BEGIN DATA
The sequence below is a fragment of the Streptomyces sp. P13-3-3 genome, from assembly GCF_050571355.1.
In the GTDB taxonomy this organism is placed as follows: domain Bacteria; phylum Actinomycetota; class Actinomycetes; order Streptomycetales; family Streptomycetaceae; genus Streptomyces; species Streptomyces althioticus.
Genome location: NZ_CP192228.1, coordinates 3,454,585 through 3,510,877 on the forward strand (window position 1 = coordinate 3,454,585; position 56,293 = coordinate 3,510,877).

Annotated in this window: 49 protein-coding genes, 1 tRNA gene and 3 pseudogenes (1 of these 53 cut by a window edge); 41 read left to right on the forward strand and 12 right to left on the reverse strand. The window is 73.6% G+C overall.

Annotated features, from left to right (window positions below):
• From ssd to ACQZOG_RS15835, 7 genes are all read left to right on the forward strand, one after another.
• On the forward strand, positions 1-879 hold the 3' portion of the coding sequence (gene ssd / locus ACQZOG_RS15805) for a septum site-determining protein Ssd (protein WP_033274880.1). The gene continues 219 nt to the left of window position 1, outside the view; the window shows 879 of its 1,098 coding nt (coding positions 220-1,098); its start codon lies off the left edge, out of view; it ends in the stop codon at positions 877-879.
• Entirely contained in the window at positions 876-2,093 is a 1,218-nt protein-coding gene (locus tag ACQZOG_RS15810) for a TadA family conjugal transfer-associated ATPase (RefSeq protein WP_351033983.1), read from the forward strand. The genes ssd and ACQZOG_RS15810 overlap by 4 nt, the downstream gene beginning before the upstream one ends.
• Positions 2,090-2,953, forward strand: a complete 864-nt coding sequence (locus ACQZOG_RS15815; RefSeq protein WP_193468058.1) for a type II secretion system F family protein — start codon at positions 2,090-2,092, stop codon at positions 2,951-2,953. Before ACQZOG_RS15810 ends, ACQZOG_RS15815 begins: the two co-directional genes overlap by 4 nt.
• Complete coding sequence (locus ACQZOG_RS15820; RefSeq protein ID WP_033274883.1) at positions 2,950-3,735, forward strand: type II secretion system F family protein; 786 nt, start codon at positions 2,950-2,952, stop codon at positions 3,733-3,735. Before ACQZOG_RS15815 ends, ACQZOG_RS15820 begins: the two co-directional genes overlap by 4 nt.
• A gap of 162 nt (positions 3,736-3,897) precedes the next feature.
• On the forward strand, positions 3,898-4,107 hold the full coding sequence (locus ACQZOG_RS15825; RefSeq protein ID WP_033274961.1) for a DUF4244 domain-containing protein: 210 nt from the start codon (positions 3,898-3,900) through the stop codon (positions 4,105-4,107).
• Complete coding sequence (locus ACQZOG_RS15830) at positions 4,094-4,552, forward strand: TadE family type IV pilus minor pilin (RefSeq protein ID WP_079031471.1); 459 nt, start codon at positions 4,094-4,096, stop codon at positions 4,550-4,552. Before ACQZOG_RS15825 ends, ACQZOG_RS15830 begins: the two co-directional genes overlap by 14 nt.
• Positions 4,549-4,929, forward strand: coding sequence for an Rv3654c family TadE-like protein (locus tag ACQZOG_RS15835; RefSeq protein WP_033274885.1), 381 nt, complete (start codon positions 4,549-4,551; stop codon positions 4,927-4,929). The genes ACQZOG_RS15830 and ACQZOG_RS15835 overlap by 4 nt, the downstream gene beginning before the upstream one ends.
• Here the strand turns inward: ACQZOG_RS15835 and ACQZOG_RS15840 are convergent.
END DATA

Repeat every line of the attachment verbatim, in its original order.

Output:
The sequence below is a fragment of the Streptomyces sp. P13-3-3 genome, from assembly GCF_050571355.1.
In the GTDB taxonomy this organism is placed as follows: domain Bacteria; phylum Actinomycetota; class Actinomycetes; order Streptomycetales; family Streptomycetaceae; genus Streptomyces; species Streptomyces althioticus.
Genome location: NZ_CP192228.1, coordinates 3,454,585 through 3,510,877 on the forward strand (window position 1 = coordinate 3,454,585; position 56,293 = coordinate 3,510,877).

Annotated in this window: 49 protein-coding genes, 1 tRNA gene and 3 pseudogenes (1 of these 53 cut by a window edge); 41 read left to right on the forward strand and 12 right to left on the reverse strand. The window is 73.6% G+C overall.

Annotated features, from left to right (window positions below):
• From ssd to ACQZOG_RS15835, 7 genes are all read left to right on the forward strand, one after another.
• On the forward strand, positions 1-879 hold the 3' portion of the coding sequence (gene ssd / locus ACQZOG_RS15805) for a septum site-determining protein Ssd (protein WP_033274880.1). The gene continues 219 nt to the left of window position 1, outside the view; the window shows 879 of its 1,098 coding nt (coding positions 220-1,098); its start codon lies off the left edge, out of view; it ends in the stop codon at positions 877-879.
• Entirely contained in the window at positions 876-2,093 is a 1,218-nt protein-coding gene (locus tag ACQZOG_RS15810) for a TadA family conjugal transfer-associated ATPase (RefSeq protein WP_351033983.1), read from the forward strand. The genes ssd and ACQZOG_RS15810 overlap by 4 nt, the downstream gene beginning before the upstream one ends.
• Positions 2,090-2,953, forward strand: a complete 864-nt coding sequence (locus ACQZOG_RS15815; RefSeq protein WP_193468058.1) for a type II secretion system F family protein — start codon at positions 2,090-2,092, stop codon at positions 2,951-2,953. Before ACQZOG_RS15810 ends, ACQZOG_RS15815 begins: the two co-directional genes overlap by 4 nt.
• Complete coding sequence (locus ACQZOG_RS15820; RefSeq protein ID WP_033274883.1) at positions 2,950-3,735, forward strand: type II secretion system F family protein; 786 nt, start codon at positions 2,950-2,952, stop codon at positions 3,733-3,735. Before ACQZOG_RS15815 ends, ACQZOG_RS15820 begins: the two co-directional genes overlap by 4 nt.
• A gap of 162 nt (positions 3,736-3,897) precedes the next feature.
• On the forward strand, positions 3,898-4,107 hold the full coding sequence (locus ACQZOG_RS15825; RefSeq protein ID WP_033274961.1) for a DUF4244 domain-containing protein: 210 nt from the start codon (positions 3,898-3,900) through the stop codon (positions 4,105-4,107).
• Complete coding sequence (locus ACQZOG_RS15830) at positions 4,094-4,552, forward strand: TadE family type IV pilus minor pilin (RefSeq protein ID WP_079031471.1); 459 nt, start codon at positions 4,094-4,096, stop codon at positions 4,550-4,552. Before ACQZOG_RS15825 ends, ACQZOG_RS15830 begins: the two co-directional genes overlap by 14 nt.
• Positions 4,549-4,929, forward strand: coding sequence for an Rv3654c family TadE-like protein (locus tag ACQZOG_RS15835; RefSeq protein WP_033274885.1), 381 nt, complete (start codon positions 4,549-4,551; stop codon positions 4,927-4,929). The genes ACQZOG_RS15830 and ACQZOG_RS15835 overlap by 4 nt, the downstream gene beginning before the upstream one ends.
• Here the strand turns inward: ACQZOG_RS15835 and ACQZOG_RS15840 are convergent.